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ByJoseph   posted on01 Feb, 12 2112 Views 0 Comments Regular Feature Add to favorite

I come to understand that the Navodaya School system is on par with the Kendriya Vidyalaya Schools and education is free for the rural intelligent children. I am also shocked to learn that only in Tamil Nadu we do not have these schools as the state government is against them. Is it true?

- Cherian Mathai, Thrissur


Dear Cherian Mathai,

It is a very sad story, indeed. Jawahar Navodaya Schools have been established almost in every district in India, the state of Tamil Nadu being an exception. An entrance test is conducted every year to select rural children for enrolment. They are given free education with all residential facilities. Even the teachers live in the campus monitoring the students from as early as 5.30 am till as late as 10.00 pm. There is a good mix of curricular, co-curricular and extra-curricular activities.

The eye sore to the government of Tamil Nadu is that the children are taught Hindi also. It is hard to understand why Navodaya Schools are banned while Kendriya Vidyalayas, which also teach Hindi flourish in Tamil Nadu.

The only obligation on the part of the State Government is to supply the required lands for the schools. The rest is the full responsibility of the Government of India, namely, spending crores of rupees on each school to provide all the required facilities.

We wish that the Government of Tamil Nadu rises above the narrow language considerations and make this unique facility also available to the rural children of the state. Let there be Navodaya Schools in Tamil Nadu also.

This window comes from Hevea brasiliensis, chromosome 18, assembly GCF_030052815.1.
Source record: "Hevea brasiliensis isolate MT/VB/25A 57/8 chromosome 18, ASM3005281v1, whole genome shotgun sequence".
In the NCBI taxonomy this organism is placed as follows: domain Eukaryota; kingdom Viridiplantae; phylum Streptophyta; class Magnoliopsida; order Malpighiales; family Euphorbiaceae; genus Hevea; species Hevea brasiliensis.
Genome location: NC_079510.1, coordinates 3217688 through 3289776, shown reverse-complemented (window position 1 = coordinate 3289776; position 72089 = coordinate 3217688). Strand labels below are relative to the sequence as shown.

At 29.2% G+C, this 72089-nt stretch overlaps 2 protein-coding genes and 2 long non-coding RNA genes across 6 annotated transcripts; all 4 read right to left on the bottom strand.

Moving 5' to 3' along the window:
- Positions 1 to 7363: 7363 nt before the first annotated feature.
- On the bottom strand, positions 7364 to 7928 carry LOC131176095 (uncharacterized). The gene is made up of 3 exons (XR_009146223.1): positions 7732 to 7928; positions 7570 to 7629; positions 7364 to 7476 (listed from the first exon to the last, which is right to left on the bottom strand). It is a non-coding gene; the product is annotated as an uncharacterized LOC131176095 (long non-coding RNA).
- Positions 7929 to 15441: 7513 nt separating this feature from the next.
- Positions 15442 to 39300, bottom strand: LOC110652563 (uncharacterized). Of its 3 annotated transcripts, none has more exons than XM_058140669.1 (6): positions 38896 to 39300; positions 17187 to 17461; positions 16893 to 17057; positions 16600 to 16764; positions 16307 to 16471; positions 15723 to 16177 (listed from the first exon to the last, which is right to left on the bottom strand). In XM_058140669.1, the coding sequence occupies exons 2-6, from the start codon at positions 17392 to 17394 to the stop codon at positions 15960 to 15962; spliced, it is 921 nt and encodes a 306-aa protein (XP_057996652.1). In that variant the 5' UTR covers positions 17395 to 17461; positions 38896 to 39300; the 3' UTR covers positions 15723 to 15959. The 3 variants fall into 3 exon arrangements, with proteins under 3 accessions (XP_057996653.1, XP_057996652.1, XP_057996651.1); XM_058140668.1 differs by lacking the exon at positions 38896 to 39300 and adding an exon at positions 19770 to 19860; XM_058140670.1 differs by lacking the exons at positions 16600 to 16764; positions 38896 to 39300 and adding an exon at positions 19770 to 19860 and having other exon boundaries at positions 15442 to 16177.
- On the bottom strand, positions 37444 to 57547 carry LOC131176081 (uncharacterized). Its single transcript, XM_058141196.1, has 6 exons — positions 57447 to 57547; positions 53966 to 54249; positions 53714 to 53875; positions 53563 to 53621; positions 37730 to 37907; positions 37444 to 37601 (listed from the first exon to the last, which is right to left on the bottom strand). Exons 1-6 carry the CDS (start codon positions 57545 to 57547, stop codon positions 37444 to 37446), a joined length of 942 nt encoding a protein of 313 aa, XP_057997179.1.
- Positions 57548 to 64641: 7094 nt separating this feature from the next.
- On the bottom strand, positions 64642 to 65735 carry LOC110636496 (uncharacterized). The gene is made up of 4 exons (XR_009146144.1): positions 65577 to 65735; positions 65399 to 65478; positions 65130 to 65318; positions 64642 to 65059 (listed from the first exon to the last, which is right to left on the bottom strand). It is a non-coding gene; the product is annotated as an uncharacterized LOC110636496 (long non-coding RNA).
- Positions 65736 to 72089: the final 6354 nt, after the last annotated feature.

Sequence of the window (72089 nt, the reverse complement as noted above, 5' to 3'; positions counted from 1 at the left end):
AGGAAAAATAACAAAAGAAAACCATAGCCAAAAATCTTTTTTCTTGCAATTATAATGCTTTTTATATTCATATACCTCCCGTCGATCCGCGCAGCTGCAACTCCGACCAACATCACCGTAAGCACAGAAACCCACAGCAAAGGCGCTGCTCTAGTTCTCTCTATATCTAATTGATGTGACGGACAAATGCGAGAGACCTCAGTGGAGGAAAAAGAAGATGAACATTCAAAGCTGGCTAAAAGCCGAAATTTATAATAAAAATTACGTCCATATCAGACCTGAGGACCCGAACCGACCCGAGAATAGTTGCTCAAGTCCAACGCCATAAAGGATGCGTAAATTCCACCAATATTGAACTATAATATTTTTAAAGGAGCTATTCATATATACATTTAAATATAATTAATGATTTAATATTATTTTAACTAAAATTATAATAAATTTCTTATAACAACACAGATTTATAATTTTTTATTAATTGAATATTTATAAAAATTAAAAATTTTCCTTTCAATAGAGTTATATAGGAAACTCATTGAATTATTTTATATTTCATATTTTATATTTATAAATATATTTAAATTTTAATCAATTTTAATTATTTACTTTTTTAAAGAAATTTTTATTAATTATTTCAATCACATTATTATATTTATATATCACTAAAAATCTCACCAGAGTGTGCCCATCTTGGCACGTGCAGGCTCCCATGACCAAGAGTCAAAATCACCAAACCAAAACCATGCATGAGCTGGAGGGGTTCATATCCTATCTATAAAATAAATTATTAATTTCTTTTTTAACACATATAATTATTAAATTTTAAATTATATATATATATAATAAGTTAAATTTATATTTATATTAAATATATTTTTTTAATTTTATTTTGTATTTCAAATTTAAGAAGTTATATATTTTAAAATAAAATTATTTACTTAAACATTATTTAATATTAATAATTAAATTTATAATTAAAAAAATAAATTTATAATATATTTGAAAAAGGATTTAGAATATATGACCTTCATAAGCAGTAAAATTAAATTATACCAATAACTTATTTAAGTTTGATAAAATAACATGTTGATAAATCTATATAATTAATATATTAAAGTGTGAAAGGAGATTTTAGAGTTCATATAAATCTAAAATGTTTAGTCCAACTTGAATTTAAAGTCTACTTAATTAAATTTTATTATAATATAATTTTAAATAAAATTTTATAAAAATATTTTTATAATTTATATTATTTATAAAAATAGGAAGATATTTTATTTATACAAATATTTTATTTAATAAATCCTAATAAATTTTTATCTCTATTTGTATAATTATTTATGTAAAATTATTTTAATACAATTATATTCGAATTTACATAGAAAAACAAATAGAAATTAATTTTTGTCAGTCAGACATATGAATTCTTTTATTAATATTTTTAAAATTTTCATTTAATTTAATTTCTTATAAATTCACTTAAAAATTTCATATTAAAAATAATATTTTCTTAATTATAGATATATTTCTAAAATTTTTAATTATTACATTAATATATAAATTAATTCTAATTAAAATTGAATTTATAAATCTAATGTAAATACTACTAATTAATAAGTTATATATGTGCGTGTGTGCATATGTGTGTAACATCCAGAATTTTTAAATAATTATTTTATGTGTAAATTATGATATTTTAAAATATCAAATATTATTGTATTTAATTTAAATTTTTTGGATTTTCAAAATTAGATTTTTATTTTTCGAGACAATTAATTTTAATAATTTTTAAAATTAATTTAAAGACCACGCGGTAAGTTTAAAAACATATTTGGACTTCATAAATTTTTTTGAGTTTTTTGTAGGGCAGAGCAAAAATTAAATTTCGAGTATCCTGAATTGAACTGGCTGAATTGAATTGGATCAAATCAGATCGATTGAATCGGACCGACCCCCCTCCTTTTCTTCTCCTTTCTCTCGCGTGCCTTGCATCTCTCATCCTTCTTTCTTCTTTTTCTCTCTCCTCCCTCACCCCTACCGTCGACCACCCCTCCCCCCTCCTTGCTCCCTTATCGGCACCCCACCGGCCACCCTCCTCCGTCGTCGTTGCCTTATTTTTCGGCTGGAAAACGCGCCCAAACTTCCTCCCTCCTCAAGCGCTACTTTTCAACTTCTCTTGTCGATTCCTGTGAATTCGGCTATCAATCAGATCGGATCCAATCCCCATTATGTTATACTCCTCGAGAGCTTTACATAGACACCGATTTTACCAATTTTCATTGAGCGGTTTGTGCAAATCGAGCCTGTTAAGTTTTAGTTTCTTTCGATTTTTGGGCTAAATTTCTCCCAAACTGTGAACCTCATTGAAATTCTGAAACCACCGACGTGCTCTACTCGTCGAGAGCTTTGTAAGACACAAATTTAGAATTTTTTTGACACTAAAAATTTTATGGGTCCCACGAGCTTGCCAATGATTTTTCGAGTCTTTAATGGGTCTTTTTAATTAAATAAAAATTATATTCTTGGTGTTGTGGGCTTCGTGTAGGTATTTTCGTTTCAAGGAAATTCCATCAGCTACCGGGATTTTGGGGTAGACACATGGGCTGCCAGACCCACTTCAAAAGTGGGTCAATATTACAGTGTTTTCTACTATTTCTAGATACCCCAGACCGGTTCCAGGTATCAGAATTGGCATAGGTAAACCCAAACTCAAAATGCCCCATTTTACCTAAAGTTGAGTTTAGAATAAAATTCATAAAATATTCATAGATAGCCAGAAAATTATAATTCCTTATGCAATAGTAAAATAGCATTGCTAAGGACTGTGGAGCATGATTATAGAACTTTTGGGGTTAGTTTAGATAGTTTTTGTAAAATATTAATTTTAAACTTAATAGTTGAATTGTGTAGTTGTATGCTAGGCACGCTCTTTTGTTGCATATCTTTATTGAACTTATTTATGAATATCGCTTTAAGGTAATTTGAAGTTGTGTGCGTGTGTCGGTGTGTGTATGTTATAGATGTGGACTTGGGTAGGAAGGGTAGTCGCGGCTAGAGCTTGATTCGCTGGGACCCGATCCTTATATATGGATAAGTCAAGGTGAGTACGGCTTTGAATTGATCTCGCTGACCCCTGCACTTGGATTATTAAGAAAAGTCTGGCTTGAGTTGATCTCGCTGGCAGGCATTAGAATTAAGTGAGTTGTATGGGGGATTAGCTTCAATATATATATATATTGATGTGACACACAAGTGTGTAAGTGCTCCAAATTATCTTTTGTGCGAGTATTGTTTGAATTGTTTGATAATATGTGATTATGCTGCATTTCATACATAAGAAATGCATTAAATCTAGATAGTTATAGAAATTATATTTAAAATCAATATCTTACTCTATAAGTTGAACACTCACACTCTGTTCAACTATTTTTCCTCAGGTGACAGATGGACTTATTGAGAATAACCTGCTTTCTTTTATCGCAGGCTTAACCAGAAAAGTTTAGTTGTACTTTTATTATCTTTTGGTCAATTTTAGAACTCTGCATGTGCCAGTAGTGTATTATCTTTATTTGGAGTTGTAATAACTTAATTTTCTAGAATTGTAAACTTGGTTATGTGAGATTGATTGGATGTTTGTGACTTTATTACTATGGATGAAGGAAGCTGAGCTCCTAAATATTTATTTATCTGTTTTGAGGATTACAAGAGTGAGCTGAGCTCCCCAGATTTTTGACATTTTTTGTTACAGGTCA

Experts say that children who spend hours watching television are vulnerable to several health problems. What are the risks involved?
– Ram Pragadish, Kolkata


Dear Ram Pragadish,

A recent report by the US-based Kaiser Family Foundation claimed that 8 to 18 year olds in America devote an average of 7 hours and 38 minutes to using entertainment media across a typical day (more than 53 hours a week). And because they spend so much of time ‘media multitasking’ (using more than one medium at a time), they actually manage to pack a total of 10 hours and 45 minutes worth of media content.

The report, third in a series, went on to state that the “amount of time spent with media increased by an hour and seventeen minutes a day over the past five years.” They also observed a rise in the number of hours spent on multitasking. While not conclusively probing the cause-and-effect relationship between heavy media use and falling grades, the study did report that a larger percentage of heavy users (47 per cent) and lower grades, compare to light users of media (23 per cent).

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